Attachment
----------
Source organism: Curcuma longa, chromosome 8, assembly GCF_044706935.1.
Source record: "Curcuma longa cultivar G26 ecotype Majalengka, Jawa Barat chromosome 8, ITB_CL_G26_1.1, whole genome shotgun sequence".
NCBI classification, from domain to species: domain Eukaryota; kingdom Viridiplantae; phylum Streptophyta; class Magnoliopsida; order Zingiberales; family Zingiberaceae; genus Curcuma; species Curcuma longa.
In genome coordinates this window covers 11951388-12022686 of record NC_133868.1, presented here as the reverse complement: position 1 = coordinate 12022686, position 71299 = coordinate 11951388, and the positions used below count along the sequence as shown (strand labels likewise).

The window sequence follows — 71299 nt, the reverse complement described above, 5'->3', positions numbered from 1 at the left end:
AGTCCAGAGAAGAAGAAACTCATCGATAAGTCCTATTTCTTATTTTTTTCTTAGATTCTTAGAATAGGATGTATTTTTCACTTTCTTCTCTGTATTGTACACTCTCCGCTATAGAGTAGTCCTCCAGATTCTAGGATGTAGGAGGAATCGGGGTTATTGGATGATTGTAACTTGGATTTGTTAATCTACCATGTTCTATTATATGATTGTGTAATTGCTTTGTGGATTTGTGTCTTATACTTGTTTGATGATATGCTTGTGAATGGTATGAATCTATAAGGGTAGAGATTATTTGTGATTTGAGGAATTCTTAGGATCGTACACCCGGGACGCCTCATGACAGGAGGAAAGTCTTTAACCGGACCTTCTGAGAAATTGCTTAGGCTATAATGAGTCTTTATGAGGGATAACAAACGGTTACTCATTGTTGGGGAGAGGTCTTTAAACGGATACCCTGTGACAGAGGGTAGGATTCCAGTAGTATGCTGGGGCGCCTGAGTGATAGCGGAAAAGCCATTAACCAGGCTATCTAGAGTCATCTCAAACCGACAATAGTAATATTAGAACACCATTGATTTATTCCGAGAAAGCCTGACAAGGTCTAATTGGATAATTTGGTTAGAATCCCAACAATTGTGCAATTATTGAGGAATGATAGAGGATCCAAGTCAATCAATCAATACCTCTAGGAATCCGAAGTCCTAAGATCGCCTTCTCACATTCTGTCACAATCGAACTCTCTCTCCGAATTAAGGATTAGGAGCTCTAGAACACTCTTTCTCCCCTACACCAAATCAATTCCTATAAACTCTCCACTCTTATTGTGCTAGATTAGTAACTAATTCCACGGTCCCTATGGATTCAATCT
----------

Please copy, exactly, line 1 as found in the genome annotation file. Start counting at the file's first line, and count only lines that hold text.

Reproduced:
Source organism: Curcuma longa, chromosome 8, assembly GCF_044706935.1.